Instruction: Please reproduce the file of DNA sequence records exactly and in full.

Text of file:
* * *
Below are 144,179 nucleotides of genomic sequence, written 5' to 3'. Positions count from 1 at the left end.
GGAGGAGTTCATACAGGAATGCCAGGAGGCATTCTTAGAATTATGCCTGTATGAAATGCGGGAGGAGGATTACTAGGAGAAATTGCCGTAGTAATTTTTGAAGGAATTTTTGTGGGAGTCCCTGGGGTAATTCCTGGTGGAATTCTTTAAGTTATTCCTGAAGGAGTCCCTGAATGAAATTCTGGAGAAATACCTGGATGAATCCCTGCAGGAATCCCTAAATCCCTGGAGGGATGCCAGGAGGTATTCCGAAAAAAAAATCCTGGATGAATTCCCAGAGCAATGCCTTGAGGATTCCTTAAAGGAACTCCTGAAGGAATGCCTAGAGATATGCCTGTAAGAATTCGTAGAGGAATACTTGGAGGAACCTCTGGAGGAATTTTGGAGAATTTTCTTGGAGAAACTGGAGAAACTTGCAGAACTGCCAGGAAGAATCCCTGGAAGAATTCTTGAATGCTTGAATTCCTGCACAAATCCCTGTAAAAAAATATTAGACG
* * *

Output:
Below are 144,179 nucleotides of genomic sequence, written 5' to 3'. Positions count from 1 at the left end.
GGAGGAGTTCATACAGGAATGCCAGGAGGCATTCTTAGAATTATGCCTGTATGAAATGCGGGAGGAGGATTACTAGGAGAAATTGCCGTAGTAATTTTTGAAGGAATTTTTGTGGGAGTCCCTGGGGTAATTCCTGGTGGAATTCTTTAAGTTATTCCTGAAGGAGTCCCTGAATGAAATTCTGGAGAAATACCTGGATGAATCCCTGCAGGAATCCCTAAATCCCTGGAGGGATGCCAGGAGGTATTCCGAAAAAAAAATCCTGGATGAATTCCCAGAGCAATGCCTTGAGGATTCCTTAAAGGAACTCCTGAAGGAATGCCTAGAGATATGCCTGTAAGAATTCGTAGAGGAATACTTGGAGGAACCTCTGGAGGAATTTTGGAGAATTTTCTTGGAGAAACTGGAGAAACTTGCAGAACTGCCAGGAAGAATCCCTGGAAGAATTCTTGAATGCTTGAATTCCTGCACAAATCCCTGTAAAAAAATATTAGACG